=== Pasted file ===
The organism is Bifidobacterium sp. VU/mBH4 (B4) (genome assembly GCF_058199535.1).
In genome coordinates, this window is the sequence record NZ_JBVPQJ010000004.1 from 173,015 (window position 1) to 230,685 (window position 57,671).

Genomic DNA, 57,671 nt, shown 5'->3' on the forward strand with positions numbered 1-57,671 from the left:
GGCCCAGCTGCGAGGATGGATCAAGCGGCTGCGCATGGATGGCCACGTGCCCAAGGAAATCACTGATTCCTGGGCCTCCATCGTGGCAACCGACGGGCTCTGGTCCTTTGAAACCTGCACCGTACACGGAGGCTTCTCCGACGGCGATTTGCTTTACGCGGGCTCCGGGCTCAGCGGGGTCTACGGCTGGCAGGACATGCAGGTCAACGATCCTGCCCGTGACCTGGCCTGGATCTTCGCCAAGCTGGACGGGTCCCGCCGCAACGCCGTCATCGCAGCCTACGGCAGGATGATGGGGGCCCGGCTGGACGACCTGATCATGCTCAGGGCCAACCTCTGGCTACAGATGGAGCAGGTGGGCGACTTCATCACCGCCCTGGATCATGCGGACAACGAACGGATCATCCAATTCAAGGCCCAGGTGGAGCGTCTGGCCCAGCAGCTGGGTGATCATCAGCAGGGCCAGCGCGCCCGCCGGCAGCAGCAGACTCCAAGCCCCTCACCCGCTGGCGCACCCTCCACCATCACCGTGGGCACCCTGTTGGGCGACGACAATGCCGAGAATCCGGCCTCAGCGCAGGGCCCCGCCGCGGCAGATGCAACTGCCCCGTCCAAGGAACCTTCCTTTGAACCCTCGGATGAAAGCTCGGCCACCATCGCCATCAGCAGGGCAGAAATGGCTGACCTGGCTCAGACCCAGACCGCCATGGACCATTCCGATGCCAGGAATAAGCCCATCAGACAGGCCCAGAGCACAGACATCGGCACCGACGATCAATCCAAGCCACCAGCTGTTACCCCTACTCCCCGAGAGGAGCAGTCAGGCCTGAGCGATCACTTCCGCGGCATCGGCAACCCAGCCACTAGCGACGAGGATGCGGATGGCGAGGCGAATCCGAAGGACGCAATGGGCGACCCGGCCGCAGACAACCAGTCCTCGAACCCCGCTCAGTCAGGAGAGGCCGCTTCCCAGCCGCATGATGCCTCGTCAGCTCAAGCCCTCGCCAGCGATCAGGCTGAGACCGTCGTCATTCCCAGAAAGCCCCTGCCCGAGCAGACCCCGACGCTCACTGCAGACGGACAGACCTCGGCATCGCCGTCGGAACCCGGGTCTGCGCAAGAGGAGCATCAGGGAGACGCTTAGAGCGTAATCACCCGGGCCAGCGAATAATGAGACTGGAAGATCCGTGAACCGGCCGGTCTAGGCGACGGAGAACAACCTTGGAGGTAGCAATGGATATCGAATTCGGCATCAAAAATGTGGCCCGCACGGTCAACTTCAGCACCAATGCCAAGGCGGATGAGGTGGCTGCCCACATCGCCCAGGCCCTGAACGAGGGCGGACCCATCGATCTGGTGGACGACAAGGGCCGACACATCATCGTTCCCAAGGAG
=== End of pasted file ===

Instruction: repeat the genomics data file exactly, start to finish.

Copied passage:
The organism is Bifidobacterium sp. VU/mBH4 (B4) (genome assembly GCF_058199535.1).
In genome coordinates, this window is the sequence record NZ_JBVPQJ010000004.1 from 173,015 (window position 1) to 230,685 (window position 57,671).

Genomic DNA, 57,671 nt, shown 5'->3' on the forward strand with positions numbered 1-57,671 from the left:
GGCCCAGCTGCGAGGATGGATCAAGCGGCTGCGCATGGATGGCCACGTGCCCAAGGAAATCACTGATTCCTGGGCCTCCATCGTGGCAACCGACGGGCTCTGGTCCTTTGAAACCTGCACCGTACACGGAGGCTTCTCCGACGGCGATTTGCTTTACGCGGGCTCCGGGCTCAGCGGGGTCTACGGCTGGCAGGACATGCAGGTCAACGATCCTGCCCGTGACCTGGCCTGGATCTTCGCCAAGCTGGACGGGTCCCGCCGCAACGCCGTCATCGCAGCCTACGGCAGGATGATGGGGGCCCGGCTGGACGACCTGATCATGCTCAGGGCCAACCTCTGGCTACAGATGGAGCAGGTGGGCGACTTCATCACCGCCCTGGATCATGCGGACAACGAACGGATCATCCAATTCAAGGCCCAGGTGGAGCGTCTGGCCCAGCAGCTGGGTGATCATCAGCAGGGCCAGCGCGCCCGCCGGCAGCAGCAGACTCCAAGCCCCTCACCCGCTGGCGCACCCTCCACCATCACCGTGGGCACCCTGTTGGGCGACGACAATGCCGAGAATCCGGCCTCAGCGCAGGGCCCCGCCGCGGCAGATGCAACTGCCCCGTCCAAGGAACCTTCCTTTGAACCCTCGGATGAAAGCTCGGCCACCATCGCCATCAGCAGGGCAGAAATGGCTGACCTGGCTCAGACCCAGACCGCCATGGACCATTCCGATGCCAGGAATAAGCCCATCAGACAGGCCCAGAGCACAGACATCGGCACCGACGATCAATCCAAGCCACCAGCTGTTACCCCTACTCCCCGAGAGGAGCAGTCAGGCCTGAGCGATCACTTCCGCGGCATCGGCAACCCAGCCACTAGCGACGAGGATGCGGATGGCGAGGCGAATCCGAAGGACGCAATGGGCGACCCGGCCGCAGACAACCAGTCCTCGAACCCCGCTCAGTCAGGAGAGGCCGCTTCCCAGCCGCATGATGCCTCGTCAGCTCAAGCCCTCGCCAGCGATCAGGCTGAGACCGTCGTCATTCCCAGAAAGCCCCTGCCCGAGCAGACCCCGACGCTCACTGCAGACGGACAGACCTCGGCATCGCCGTCGGAACCCGGGTCTGCGCAAGAGGAGCATCAGGGAGACGCTTAGAGCGTAATCACCCGGGCCAGCGAATAATGAGACTGGAAGATCCGTGAACCGGCCGGTCTAGGCGACGGAGAACAACCTTGGAGGTAGCAATGGATATCGAATTCGGCATCAAAAATGTGGCCCGCACGGTCAACTTCAGCACCAATGCCAAGGCGGATGAGGTGGCTGCCCACATCGCCCAGGCCCTGAACGAGGGCGGACCCATCGATCTGGTGGACGACAAGGGCCGACACATCATCGTTCCCAAGGAG